Layer Normalization, Ba, Kiros, Hinton; 2016 - Summary
 author: jaywhang score: 9 / 10

## Core Idea

In this paper, the authors propose Layer Normalization (also called LayerNorm), an alternative to Batch Normalization (BN) for improving training stability and convergence. The core idea is to derive the shift and scale parameters for normalization within the layer itself, unlike BN which relies on batch statistics. An important distinction to BN is that all hidden units of a layer share the same normalization terms, but may be normalized differently across training examples.

While the paper presents a preliminary theoretical analysis on generalized linear models, the main strength of the paper is in its thorough empirical evaluation compared to the competing approaches, namely Batch Normalization [Ioffe and Szegedy, 2015] and Weight Normalization [Salimans and Kingma, 2016].

### What issues does it solve?

LayerNorm solves three major drawbacks of BN:

1. BN’s normalization terms are computed from the minibatch, so it cannot be used when batch size is 1 or small.
2. BN’s normalization terms are updated as an running mean/stddev during training, so there is a mismatch between training and test time.
3. When applied to a Recurrent Neural Network (RNN), BN requires keeping track of separate batch statistics for each time step. This is problematic when the sequence length is longer at test time, as there would not be corresponding statistics to normalize with.

In short, LayerNorm can be applied (1) regardless of the batch size, (2) has identical behavior at training and test time, and (3) can be seamlessly applied to RNNs.

## Technical Description

For a layer $$a$$ with $$H$$ neurons, LayerNorm computes the mean and standard deviation across the neurons themselves:

$\mu = \frac{1}{H}\sum\limits_{i=1}^{H} a_i, \hspace{3em} \sigma = \sqrt{\frac{1}{H}\sum\limits_{i=1}^{H}(a_i-\mu)^2}$

Notice that all neurons ($$a_1, \ldots, a_H$$) share the same scalar parameters $$\mu$$ and $$\sigma$$.

Again, it should be noted that the normalization terms ($$\mu, \sigma$$) are computed for each example separately and do not depend on the batch.

## Invariance Properties

LayerNorm makes different trade-offs compared to the two related techniques, namely Batch Normalization and Weight Normalization. Table 1 summarizes the trade-offs clearly:

Table 1: Trade-off comparison to BN and WN.

Notably, LayerNorm is invariant to rescaling and shifting of the entire weight matrix. Given how neural network weight initializations are most commonly done at the weight matrix level, one could expect LayerNorm to be robust to various initialization schemes.

In addition, LayerNorm’s lack of invariance to dataset re-centering likely poses little challenge, as most deep learning implementations shift the dataset to have zero mean.

## Experimental Results

The paper presents six evaluation results showcasing the effectiveness of LayerNorm, with a focus on RNNs. We present two particularly interesting results here. The first is a comparison to different BN variants considered by [Cooijmans et al., 2016].

Figure 1: Comparison to Batch Normalization for a LSTM network.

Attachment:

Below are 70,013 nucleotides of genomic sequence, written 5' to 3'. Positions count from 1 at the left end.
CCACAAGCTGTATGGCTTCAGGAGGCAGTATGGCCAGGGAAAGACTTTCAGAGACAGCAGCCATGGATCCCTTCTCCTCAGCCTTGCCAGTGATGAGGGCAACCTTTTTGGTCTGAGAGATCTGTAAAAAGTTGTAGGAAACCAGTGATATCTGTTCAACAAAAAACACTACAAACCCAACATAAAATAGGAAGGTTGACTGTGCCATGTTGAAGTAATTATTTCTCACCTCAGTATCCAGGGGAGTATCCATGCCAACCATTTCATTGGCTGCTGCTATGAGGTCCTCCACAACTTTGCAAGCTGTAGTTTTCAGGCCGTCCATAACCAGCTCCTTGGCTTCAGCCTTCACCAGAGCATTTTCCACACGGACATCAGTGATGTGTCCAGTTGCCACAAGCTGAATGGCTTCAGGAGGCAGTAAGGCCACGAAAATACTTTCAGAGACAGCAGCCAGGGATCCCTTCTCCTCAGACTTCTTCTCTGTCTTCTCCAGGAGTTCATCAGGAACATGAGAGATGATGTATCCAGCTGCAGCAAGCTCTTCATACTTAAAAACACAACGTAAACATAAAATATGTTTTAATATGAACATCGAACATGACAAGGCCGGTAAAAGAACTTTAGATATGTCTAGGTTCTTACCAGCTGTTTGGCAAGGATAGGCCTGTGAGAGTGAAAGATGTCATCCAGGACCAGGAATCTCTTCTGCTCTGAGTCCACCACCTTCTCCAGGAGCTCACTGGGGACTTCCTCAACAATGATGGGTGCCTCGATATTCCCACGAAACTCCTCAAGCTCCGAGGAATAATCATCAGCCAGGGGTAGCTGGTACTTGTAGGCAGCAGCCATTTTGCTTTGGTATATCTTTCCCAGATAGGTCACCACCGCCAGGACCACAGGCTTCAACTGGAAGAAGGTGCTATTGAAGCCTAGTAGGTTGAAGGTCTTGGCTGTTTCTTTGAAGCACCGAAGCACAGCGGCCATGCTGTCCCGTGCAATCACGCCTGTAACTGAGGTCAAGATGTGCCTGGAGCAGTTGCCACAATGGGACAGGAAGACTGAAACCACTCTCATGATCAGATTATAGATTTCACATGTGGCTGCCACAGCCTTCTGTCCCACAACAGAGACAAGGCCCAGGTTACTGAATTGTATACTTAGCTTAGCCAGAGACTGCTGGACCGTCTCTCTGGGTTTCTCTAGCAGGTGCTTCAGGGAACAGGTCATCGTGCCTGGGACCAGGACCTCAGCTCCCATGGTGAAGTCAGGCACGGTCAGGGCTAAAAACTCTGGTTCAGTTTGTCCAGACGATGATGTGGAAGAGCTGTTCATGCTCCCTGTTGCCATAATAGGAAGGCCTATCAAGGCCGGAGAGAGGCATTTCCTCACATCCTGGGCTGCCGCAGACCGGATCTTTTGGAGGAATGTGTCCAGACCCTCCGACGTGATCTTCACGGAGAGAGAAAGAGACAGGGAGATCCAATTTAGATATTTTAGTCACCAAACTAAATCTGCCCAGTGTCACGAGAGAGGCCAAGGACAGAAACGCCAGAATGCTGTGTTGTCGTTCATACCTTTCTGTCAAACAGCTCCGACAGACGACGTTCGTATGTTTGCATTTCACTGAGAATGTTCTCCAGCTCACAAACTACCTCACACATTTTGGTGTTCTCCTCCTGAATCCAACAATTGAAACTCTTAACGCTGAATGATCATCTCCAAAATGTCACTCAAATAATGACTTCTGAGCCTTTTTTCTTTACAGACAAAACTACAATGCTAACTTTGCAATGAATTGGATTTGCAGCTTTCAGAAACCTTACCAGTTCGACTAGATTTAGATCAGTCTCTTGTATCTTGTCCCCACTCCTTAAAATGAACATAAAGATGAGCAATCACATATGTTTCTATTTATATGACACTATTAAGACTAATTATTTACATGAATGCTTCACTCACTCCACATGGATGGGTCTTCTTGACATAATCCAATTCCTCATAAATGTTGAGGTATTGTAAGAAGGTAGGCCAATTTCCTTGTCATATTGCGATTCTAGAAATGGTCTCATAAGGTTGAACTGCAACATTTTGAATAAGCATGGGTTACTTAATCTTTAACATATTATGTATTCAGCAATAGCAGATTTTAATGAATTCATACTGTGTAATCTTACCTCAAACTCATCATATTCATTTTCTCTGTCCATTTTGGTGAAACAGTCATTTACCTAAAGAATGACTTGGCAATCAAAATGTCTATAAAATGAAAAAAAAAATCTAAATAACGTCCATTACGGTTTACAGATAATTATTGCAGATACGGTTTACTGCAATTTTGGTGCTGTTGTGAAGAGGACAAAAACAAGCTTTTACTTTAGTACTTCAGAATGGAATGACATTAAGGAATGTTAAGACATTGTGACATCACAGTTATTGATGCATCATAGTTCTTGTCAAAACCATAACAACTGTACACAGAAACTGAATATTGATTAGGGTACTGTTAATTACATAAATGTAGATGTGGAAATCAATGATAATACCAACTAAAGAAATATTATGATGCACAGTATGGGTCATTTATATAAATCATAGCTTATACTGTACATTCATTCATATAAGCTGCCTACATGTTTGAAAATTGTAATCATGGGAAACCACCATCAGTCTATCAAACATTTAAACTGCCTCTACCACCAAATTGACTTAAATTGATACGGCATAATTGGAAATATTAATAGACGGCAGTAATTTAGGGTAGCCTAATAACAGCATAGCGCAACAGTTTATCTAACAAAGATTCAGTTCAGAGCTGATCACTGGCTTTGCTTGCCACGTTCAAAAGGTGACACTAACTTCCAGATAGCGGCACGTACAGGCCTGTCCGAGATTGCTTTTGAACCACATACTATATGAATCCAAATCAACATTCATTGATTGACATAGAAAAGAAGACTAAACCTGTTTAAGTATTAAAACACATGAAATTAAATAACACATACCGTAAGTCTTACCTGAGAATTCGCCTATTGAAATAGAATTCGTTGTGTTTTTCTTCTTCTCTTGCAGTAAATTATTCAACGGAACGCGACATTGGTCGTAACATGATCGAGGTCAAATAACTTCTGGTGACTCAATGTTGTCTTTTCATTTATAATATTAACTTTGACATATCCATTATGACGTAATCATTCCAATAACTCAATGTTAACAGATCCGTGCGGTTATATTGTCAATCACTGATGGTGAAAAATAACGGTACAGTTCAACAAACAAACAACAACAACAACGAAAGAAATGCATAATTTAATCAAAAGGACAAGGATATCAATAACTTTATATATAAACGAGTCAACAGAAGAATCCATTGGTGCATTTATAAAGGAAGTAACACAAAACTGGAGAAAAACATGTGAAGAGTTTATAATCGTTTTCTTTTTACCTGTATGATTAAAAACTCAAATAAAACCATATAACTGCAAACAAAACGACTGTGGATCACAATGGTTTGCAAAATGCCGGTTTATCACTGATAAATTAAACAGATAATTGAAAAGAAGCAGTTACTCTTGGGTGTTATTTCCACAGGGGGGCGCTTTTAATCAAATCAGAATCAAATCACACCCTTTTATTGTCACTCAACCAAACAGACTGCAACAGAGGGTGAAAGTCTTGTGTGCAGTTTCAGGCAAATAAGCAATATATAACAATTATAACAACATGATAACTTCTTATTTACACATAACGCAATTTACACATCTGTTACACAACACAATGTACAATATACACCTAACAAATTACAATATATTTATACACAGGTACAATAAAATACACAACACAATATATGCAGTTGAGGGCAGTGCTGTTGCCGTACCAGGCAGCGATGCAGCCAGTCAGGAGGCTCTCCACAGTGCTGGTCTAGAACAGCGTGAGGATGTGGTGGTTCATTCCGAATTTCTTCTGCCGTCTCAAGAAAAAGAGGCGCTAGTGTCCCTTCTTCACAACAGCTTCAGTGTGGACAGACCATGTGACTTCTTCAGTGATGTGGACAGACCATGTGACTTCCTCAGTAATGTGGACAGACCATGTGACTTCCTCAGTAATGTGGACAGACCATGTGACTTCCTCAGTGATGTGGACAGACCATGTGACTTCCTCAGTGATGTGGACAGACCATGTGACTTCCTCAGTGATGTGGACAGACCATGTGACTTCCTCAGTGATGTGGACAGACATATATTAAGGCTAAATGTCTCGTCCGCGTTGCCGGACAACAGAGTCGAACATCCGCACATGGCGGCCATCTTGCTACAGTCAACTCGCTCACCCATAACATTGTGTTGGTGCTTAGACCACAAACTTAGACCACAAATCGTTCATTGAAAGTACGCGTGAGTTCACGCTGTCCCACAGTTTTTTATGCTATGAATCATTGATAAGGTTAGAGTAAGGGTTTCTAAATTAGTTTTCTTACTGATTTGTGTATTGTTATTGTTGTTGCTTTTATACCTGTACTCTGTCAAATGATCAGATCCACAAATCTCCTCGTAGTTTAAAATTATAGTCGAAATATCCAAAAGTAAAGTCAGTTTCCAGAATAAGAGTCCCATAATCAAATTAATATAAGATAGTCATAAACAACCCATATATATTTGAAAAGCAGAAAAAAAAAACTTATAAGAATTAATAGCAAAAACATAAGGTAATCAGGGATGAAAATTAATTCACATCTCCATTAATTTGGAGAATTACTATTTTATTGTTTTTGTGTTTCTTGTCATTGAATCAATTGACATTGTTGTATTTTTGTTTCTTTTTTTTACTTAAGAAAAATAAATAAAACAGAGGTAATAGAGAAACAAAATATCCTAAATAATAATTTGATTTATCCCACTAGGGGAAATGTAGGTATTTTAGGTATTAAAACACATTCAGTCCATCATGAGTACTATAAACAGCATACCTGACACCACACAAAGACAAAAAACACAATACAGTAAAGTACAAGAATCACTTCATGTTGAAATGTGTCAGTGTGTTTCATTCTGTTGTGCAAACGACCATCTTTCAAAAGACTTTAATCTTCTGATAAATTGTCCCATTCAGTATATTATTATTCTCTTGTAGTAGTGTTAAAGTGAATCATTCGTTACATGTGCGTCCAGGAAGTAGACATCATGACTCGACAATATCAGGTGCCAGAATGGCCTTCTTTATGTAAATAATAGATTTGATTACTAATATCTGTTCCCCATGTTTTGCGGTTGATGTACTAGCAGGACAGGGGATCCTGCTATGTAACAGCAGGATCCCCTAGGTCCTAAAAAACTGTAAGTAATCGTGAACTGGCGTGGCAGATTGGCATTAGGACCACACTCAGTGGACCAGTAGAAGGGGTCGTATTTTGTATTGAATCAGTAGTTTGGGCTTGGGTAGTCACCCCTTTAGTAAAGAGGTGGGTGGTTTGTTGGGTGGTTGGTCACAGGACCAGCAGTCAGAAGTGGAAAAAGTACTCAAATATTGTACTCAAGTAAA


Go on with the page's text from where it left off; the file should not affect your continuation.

As shown in Figure 1, using LayerNorm significantly increases the convergence speed of the LSTM-based Attentive Reader model [Vendrov et al., 2016] compared to BN. The important point here is that LayerNorm outperformed a variant of BN specially designed for RNNs, labeled “BN-LSTM” in the plot [Cooijmans et al., 2016].

Secondly, the authors also consider a feed-forward network by training a permutation-invariant MNIST classification network.

Figure 2: Evaluation on the Permutation MNIST task.

While Figure 2 is a bit noisy, it clearly shows that using LayerNorm leads to gains in both training loss and test error compared to both the baseline and BN for feed-forward networks as well.

## Theoretical Results

The authors present a theoretical analysis of LayerNorm on generalized linear models (GLM) by analyzing its effect on the Fisher Information matrix. In particular, they show that LayerNorm can stabilize training by implicitly reducing the learning rate for weight vectors with large norm.

## References

• [Ioffe and Szegedy, 2015] Sergey Ioffe and Christian Szegedy. Batch normalization: Accelerating deep network training by reducing internal covariate shift. ICML, 2015.
• [Gregor et al., 2015] K. Gregor, I. Danihelka, A. Graves, and D. Wierstra. DRAW: a recurrent neural network for image generation. arXiv:1502.04623, 2015.
• [Cooijmans et al., 2016] Tim Cooijmans, Nicolas Ballas, Cesar Laurent, and Aaron Courville. Recurrent batch normalization. arXiv preprint arXiv:1603.09025, 2016.
• [Vendrov et al., 2016] Ivan Vendrov, Ryan Kiros, Sanja Fidler, and Raquel Urtasun. Order-embeddings of images and language. ICLR, 2016.
• [Salimans and Kingma, 2016] Tim Salimans and Diederik P Kingma. Weight normalization: A simple reparameterization to accelerate training of deep neural networks. arXiv preprint arXiv:1602.07868, 2016.

## TL;DR

• Unlike BN, LayerNorm computes normalization terms within a hidden layer rather than batch statistics.
• LayerNorm is agnostic to batch size, has identical training/test time behavior, and is directly applicable to RNNs.
• Experimental results show that LayerNorm improves the performance of the network across several different tasks and architectures, including RNNs.